Alongside it was a bipartite wooden chest, left open at the moment when the owners fled, and onto which beams and planks from the ceiling above collapsed.
The chest held a small sigillata plate and a double-spouted lantern with a bas-relief depiction of the transformation of Zeus into an eagle.
Next to it was a small, circular three-footed table, upon which was a ceramic cup containing two glass ampoules, a small sigillata plate and another small glass plate. At the foot of the table, a glass ampoule as well as small jugs and amphorae testify to the everyday use of the room. The furniture and ceramic vessels were found in the position they must have been left in when the owners fled, giving us a snapshot of that moment.
THE STORAGE ROOM WITH A WOODEN CABINET
The other excavated room seems to have been a form of storage room or warehouse. It is the only one of the rooms to not have plastered walls, and even the floor consists only of simple beaten earth.
It has been possible to create two casts, one of which yielded the barely perceptible shape of a shelf onto which the amphora had been crammed, while the second revealed a pile of wooden planks bound together with cords. The planks, made of wood of differing species, and of different sizes and finishes, were probably used for different purposes, from furniture to repairs on domestic and service buildings.
The wooden cabinet
What is rather surprising however, is what it has been possible to recover outside the room, in the southern corner of the small hallway, in front of the kitchen.
Preserved within the cinerite was a wooden cabinet with at least four doors. The upper part of the piece, and the front doors, were compromised by the collapse of the ceiling above, with tiles, flooring and plaster which destroyed the upper levels, although their outlines can be perceived on the rear wall.
The piece of furniture in question is about 2 metres high, with at least five shelves. On the highest one, small jugs and amphorae, as well as glass plates, have been found, while the excavation of the lower levels is currently in progress.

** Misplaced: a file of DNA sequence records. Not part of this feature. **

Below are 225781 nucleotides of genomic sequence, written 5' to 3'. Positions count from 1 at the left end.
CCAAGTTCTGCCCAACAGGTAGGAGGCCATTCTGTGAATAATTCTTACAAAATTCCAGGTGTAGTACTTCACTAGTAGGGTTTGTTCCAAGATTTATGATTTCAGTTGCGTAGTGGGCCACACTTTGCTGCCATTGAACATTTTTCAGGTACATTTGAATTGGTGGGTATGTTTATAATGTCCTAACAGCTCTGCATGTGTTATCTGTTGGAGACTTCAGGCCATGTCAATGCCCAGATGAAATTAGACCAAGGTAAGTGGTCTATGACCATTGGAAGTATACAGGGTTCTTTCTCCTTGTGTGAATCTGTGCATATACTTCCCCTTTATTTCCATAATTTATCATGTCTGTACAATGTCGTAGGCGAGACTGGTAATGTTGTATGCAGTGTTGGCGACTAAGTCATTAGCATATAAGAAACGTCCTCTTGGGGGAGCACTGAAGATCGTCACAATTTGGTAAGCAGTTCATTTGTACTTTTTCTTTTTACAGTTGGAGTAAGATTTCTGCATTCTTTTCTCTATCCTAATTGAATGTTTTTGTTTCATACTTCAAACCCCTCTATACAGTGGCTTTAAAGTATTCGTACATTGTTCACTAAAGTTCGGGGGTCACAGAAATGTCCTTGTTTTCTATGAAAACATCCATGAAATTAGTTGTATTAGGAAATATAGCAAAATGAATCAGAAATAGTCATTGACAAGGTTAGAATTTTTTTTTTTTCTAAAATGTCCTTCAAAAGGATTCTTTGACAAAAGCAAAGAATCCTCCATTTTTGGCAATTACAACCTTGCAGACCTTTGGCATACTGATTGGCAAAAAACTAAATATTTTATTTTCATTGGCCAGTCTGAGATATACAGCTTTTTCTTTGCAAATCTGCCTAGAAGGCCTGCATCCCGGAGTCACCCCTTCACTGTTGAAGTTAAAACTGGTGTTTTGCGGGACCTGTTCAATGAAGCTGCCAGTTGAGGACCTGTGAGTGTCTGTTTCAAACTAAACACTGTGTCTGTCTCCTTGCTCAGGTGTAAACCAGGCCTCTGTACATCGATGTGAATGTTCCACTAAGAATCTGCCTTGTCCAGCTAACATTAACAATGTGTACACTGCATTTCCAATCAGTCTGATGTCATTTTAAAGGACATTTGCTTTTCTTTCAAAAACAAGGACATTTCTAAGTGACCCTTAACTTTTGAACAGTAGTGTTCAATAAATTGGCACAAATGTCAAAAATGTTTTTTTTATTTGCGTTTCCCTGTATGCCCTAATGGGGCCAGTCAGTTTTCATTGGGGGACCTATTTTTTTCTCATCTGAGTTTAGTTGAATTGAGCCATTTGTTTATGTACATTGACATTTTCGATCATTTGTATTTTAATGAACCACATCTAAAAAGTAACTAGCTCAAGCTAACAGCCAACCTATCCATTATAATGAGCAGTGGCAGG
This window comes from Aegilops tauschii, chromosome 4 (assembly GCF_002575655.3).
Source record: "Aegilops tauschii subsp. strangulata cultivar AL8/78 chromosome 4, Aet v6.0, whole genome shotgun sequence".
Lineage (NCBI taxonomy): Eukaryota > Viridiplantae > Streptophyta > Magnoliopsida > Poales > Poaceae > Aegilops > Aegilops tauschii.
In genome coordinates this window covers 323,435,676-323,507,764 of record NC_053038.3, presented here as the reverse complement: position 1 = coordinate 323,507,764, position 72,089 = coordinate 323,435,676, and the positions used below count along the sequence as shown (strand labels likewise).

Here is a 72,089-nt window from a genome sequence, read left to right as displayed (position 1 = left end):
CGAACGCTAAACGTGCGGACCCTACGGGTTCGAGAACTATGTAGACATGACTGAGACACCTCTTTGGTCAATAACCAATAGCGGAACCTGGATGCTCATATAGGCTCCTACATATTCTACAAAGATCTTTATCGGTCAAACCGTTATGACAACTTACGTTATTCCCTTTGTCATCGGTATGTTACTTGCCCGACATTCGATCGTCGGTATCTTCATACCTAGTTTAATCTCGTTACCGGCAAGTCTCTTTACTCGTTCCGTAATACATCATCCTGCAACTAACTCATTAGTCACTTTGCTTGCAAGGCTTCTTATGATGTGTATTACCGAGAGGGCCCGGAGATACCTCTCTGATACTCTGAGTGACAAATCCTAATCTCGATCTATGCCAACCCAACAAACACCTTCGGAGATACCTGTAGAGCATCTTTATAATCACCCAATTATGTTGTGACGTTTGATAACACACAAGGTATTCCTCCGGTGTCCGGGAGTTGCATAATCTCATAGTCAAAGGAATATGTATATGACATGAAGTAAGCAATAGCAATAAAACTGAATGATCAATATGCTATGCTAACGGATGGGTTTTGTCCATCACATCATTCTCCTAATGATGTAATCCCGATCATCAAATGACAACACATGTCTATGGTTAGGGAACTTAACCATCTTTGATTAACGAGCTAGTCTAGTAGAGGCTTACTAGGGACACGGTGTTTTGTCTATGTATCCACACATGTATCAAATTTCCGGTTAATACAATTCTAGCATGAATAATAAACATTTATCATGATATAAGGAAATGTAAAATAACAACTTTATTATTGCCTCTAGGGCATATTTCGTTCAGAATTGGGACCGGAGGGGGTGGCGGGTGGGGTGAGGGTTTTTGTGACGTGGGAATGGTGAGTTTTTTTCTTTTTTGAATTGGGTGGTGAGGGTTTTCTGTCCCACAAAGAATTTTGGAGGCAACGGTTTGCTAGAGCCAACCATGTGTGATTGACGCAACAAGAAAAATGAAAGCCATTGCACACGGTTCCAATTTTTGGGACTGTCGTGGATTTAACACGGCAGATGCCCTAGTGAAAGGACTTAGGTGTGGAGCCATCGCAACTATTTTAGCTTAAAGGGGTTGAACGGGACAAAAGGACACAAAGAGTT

THE ROOMS ON THE UPPER FLOOR – The waxed tablets, the incense burner
The upper rooms were excavated first, however the materials discovered were primarily found where they had fallen into the area of the rooms below.
Amongst these, of great documentary value is the small cast of the waxed tablets. A truly unique find, it has allowed us to create the first example of a cast which allows a perfect yield of both volume and detail. It is a group of seven triptychs, tied together by a small cord both horizontally and vertically. The polyptych had probably been stored on a shelf, together with other ceramic and bronze objects.
Discovered within a large cupboard which collapsed during the eruption were various other well-preserved ceramic vessels for everyday use in the kitchen and the canteen, but also vessels in sigillata (a type of Roman fine table ceramic) and in glass. Alongside this was a set of bronze vessels, among which a well-preserved pelvis (bowl) with a beaded base and handles with palmette attachments particularly stands out. There are in addition two bronze jugs, one of which features a handle with a sphinx-shaped attachment above and a lion’s head attachment below.
In addition to these metallic vessels, an incense burner in the shape of a cradle was discovered in excellent condition, with the polychrome pictorial decoration perfectly preserved, still revealing details such as the lips, beard and hair of the male subject, and geometric decoration on the exterior.
THE ROOM BEHIND THE HOUSE OF THE LARARIUM
Finally, behind the House of the Lararium, a room belonging to another residential unit has been studied, revealing the partial collapse of the false ceiling in which, by means of the plaster cast technique, it has been possible to recover the detailed lathwork contained in the core of the mortar of the false ceiling.
The various bundles of narrow laths can be seen, tied together by a thin cord and covered with a gauze that isolated them from the damp mortar. Using the same technique, it was later possible to obtain casts of what at the moment looks like boiserie along the walls north, east and south of the room. Some panels feature an engraved coffered decoration while others incorporate an intarsia decoration inlaid with small and thin bone elements, some of which are fortunately still in their original places.
Project Manager Maria Rispoli (archaeologist)
Director of Works Raffaele Martinelli (architect))
Operational Archaeological Director Antonino Russo
Operational Engineering Director Vincenzo Calvanese
Operational Restoration Director Raffaella Guarino – Paola Sabatucci
Surveyor Angelo Capasso
Company Ingg. Mario e Paolo Cosenza s.r.L
Archaeological Collaborators Bruno Baglivo and Francesca Longobardo, and restorer Roberta Prisco